Weston Authors: “Not Yet: An Alzheimer’s Story” – Art Shores
Last November, I received a book titled “Not Yet: An Alzheimer’s Story” in the mail with a beautiful handwritten note (how I miss old-style script!) from Arthur Shores, the author, a long-time resident of Weston. The note read, in part, “Enjoy the book about Jane’s family, our family, Alzheimer’s, and our 24/7 caregiving experience, written to raise monies to rid the world of Alzheimer’s and help so many on their journey through Alzheimer’s.” Jane turned out to be Art’s wife who passed away in 2015: the couple had lived in Weston for over 45 years.
After reading the note, I put the book aside for when I had time after the holidays–and nearly two months later, at a rainy day beach house in Brazil, I read it all. And yes, it made me smile, and there were tears too–this is a deeply personal book about a husband’s 60-year relationship with his wife–through the inevitable Alzheimer’s ending when the loved one has largely changed from the self-reliant and capable person she was, to a frightened, confused and helpless person.
The book is split into two parts with the first focused on the couple’s life story–five children, career, travel, and love. It is narrative in nature, the details perhaps relevant only to the family and friends. But it sets up the second part which is titled “The Challenging Years.” Most of us know someone with dementia or with Alzheimer’s, and. it is hard not to physically cringe or cry as the chapters move along from Early Signs to the Human Impact and Caregiving. The paragraph that echoes deeply for me is on page 67, in Early Signs:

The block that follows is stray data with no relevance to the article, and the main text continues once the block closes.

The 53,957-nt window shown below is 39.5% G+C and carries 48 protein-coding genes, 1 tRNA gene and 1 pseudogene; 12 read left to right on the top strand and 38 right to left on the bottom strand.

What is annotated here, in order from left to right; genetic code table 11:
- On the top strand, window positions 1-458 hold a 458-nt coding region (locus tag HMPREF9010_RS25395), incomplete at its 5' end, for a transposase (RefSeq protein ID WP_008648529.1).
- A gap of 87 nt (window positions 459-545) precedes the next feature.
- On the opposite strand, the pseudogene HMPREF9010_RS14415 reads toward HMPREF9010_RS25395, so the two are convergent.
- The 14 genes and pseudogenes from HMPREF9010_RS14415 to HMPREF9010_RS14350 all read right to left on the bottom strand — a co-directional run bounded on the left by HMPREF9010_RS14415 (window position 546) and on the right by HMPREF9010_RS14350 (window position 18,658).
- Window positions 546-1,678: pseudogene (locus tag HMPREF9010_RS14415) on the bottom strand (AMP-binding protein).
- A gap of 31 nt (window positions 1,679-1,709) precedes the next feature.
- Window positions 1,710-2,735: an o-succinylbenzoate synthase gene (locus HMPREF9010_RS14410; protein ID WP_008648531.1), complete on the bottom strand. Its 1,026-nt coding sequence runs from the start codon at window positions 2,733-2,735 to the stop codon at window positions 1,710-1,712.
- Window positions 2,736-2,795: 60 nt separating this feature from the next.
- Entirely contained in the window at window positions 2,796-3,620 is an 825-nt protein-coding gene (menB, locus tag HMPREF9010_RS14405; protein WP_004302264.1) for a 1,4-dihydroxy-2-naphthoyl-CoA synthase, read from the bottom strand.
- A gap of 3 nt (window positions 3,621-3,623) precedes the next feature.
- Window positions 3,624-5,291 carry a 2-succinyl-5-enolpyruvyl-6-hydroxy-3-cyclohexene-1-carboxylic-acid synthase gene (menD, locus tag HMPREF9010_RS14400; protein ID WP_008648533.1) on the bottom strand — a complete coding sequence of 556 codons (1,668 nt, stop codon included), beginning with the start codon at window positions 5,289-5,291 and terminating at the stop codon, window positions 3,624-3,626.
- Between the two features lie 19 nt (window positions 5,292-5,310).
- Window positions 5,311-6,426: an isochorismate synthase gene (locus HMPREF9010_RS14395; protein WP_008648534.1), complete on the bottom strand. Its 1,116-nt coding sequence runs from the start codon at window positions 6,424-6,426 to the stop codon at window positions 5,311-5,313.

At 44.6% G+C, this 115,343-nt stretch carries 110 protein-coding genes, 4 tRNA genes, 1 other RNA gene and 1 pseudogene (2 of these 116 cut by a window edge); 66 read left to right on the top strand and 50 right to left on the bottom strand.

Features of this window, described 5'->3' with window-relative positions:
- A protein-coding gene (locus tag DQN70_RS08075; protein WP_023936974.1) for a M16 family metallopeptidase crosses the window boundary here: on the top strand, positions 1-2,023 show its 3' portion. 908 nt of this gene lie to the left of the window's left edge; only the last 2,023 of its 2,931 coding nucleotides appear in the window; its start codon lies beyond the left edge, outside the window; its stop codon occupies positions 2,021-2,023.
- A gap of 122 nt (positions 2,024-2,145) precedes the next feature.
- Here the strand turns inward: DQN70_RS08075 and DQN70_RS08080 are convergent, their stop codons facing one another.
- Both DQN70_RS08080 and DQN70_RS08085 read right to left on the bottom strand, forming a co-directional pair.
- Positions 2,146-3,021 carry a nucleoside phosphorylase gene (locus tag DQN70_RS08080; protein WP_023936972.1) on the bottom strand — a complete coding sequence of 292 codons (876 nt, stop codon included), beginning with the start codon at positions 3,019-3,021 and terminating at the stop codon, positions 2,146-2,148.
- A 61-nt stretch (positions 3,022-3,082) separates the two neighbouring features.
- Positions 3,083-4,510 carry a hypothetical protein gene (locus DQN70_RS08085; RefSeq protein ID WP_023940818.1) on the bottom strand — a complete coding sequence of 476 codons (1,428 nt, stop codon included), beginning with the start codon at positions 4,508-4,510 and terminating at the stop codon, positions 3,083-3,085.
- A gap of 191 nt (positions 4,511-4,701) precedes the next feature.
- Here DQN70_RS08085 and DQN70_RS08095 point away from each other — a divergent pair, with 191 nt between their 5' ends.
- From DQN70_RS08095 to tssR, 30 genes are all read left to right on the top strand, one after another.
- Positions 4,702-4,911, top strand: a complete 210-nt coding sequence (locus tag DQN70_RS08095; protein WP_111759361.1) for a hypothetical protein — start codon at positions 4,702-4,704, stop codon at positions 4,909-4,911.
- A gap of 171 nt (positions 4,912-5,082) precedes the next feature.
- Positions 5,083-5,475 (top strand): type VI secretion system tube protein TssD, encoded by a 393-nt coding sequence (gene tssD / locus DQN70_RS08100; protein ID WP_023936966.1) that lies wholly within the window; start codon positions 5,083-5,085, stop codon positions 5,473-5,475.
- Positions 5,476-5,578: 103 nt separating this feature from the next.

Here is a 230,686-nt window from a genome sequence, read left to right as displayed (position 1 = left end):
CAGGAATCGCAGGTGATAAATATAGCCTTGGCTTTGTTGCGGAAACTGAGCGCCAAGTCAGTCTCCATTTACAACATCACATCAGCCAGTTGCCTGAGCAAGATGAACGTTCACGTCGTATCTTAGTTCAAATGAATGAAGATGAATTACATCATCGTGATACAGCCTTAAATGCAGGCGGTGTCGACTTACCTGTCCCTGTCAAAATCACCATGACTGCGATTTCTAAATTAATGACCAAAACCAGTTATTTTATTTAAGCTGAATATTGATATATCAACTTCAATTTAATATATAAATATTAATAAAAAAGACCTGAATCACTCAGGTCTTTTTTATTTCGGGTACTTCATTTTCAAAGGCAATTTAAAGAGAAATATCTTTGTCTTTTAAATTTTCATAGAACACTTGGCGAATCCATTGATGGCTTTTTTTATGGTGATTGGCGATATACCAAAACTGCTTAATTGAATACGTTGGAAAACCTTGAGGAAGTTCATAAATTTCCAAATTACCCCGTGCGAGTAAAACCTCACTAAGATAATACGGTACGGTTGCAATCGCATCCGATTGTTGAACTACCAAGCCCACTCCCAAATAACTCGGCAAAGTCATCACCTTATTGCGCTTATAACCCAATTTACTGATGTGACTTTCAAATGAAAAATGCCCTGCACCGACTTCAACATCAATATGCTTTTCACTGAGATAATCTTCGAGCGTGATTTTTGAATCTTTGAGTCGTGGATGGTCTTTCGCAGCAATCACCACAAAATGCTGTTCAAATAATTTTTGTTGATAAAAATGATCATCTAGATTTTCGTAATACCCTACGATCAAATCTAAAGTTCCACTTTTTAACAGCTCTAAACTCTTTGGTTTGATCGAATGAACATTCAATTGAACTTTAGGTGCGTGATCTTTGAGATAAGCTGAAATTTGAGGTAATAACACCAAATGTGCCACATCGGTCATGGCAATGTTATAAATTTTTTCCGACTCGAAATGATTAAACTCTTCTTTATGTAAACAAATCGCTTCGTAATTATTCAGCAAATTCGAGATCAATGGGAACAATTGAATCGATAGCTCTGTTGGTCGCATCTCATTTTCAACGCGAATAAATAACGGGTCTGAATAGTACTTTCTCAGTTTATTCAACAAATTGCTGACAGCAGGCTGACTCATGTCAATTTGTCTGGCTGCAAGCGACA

“A short while later a distraught and most confused Jane called me to say that she was lost somewhere off the highway, but didn’t know where and didn’t know what to do. Now her memory issues were accompanied by disorientation. Telling me she was at a gas station, I asked her to find someone to talk with me that could provide me directions to their location. Soon Jane and I were together and I escorted her to the hairdresser, then home to being our 24/7 relationship.“
Moments of light follow in the six years until Jane’s death in 2015, but the days are long and difficult. The book spends the next 50 or so pages (the entire book is 130 pages) talking about how they worked through anxiety attacks, healthcare giving advice as well as giving the reader a window into the daily life of a caregiver. I am no book critic, but the spare, factual style of story-telling makes it that much more powerful.
I admit I have yet to fully “digest” the book. It is both deeply personal and spiritual as well as helpful and objective in its “lessons learned.”
All sales of the book go to Alzheimer’s Research. You can find the book on Amazon here.